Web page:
Science -- look at data; propose theory; make prediction using theory; measure results. PUBLICISE method; data and results. IF the predictions are true - then the theory MAY be correct - publish the whole lot and ask other people to check your work - not just your pals - everyone. (Remember the not faster than light neutrons ? now that was science in action)

        .If the prediction is not true then the THEORY is wrong. If you can not make a testable prediction - then there is no theory. What you don't do is mangle the data to prove the models that support your theory; because models ain't science.

        By the way do you have any idea what the 'natural temperature' changes you mention are ? Over what time period ? What is the 'right' average global temperature ? That during an Ice House earth or that during a Hot House earth ?

        1. NomNomNom

          Re: OMG --NomNomNom Posted Tuesday 21st August 2012 22:45 GMT

          "The perception is that some people are suggesting that throwing water vapour and salt into the air which will cause clouds to form which will produce COOLING. The GCM all say this would cause WARMING."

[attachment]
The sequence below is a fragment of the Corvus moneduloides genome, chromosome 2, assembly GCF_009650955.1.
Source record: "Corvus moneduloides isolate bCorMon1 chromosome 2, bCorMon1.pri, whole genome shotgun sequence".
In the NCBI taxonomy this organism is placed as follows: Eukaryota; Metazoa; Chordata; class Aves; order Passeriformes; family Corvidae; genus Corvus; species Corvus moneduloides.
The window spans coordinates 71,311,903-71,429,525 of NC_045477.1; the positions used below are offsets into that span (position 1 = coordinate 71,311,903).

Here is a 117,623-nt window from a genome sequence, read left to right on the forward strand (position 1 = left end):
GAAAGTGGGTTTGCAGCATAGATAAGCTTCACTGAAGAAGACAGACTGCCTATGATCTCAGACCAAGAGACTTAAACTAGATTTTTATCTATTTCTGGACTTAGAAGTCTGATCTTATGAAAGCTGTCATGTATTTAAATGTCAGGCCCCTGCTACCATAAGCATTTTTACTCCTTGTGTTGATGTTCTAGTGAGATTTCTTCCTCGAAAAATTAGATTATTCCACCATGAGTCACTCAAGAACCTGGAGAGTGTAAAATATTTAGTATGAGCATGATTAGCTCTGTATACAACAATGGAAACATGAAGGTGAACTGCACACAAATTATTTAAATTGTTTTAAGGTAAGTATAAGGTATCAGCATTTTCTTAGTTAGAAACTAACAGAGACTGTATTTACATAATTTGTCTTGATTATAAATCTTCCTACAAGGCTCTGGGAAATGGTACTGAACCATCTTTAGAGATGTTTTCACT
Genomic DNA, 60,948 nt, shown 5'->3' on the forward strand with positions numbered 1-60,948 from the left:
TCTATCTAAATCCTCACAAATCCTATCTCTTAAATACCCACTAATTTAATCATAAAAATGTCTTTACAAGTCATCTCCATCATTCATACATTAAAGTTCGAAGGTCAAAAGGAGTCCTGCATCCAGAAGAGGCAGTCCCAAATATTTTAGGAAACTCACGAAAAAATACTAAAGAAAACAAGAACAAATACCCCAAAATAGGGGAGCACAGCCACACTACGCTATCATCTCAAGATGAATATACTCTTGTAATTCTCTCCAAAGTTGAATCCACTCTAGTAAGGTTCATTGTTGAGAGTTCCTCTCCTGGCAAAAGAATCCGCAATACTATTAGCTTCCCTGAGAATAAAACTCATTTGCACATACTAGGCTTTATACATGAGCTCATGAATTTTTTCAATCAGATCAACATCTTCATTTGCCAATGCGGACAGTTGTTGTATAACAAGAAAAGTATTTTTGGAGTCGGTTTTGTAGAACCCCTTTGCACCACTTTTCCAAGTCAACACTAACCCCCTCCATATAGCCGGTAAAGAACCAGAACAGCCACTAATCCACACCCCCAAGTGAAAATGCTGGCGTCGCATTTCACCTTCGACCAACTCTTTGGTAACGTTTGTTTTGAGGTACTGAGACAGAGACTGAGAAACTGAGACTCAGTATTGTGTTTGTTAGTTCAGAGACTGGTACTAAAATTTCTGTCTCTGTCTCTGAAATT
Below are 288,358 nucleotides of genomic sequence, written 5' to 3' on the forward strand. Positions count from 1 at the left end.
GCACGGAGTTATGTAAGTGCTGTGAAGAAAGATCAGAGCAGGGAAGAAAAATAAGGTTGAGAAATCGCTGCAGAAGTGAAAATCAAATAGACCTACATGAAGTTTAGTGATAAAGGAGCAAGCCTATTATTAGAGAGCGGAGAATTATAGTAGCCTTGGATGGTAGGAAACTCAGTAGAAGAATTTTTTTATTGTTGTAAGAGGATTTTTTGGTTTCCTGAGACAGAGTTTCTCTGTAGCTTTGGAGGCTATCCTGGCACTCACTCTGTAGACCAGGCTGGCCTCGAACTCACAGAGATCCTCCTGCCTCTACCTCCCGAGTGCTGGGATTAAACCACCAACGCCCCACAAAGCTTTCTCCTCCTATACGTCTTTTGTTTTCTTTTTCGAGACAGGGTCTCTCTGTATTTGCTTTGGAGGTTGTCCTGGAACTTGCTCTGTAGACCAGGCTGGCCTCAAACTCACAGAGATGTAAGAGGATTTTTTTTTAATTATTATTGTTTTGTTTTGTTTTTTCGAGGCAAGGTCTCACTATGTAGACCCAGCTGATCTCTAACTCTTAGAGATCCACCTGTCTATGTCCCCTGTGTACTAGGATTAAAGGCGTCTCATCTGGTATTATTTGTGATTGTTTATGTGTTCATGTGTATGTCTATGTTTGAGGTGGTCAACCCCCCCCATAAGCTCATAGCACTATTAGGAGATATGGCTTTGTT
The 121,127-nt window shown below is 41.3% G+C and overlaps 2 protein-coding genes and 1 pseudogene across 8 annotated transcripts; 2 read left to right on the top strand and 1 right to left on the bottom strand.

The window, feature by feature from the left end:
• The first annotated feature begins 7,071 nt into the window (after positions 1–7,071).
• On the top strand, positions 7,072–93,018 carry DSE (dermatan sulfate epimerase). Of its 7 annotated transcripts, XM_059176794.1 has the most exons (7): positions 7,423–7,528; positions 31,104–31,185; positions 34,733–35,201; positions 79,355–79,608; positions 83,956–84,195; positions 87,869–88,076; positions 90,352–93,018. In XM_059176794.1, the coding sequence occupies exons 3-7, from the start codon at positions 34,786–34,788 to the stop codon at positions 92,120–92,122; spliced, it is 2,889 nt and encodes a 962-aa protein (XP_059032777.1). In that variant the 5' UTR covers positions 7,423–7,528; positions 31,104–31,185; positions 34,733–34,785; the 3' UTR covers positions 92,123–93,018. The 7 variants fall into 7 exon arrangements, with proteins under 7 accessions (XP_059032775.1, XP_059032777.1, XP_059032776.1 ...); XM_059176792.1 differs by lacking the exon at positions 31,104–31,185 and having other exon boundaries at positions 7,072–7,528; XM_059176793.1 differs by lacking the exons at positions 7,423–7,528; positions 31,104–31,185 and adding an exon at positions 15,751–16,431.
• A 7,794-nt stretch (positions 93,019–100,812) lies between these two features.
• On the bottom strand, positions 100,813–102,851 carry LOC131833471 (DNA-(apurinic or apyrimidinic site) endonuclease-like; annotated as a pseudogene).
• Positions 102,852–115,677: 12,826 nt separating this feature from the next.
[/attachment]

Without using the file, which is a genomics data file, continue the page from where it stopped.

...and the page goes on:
That's completely wrong. The GCMs say it would cause cooling. In fact these geo-engineering ideas are backed up by GCMs.

          1) You don't understand what forcings and feedbacks are in context of climate. If the change in clouds is caused by a change in temperature then that change in clouds is a feedback. If the change in clouds is caused independently of temperature (ie by GCRs or by ships spewing sea water into the atmosphere) then that change in clouds is a forcing.

          2) There is empirical research showing positive feedback on short timescales. There is empirical research backing positive cloud feedback on long time scales. The GCM behavior is based on calculations made upon empirical cloud data.

          3) The North Pole was not ice free in 1955.

          4) The Antarctic Ice Cap is shrinking, not growing.

          5) Water vapor is a feedback, not a forcing.

          6) Big feedbacks like water vapor and ice albedo are known to be positive. The uncertainty in cloud feedbacks merely means total feedback in climate is either weakly positive or strongly positive. Overall negative feedback isn't on the table, unless you want to believe all the unknown tiny feedbacks will all coincidently sum up as largely negative. Believe in such an unlikely possibility if you want but don't pretend it is likely or has an equal chance.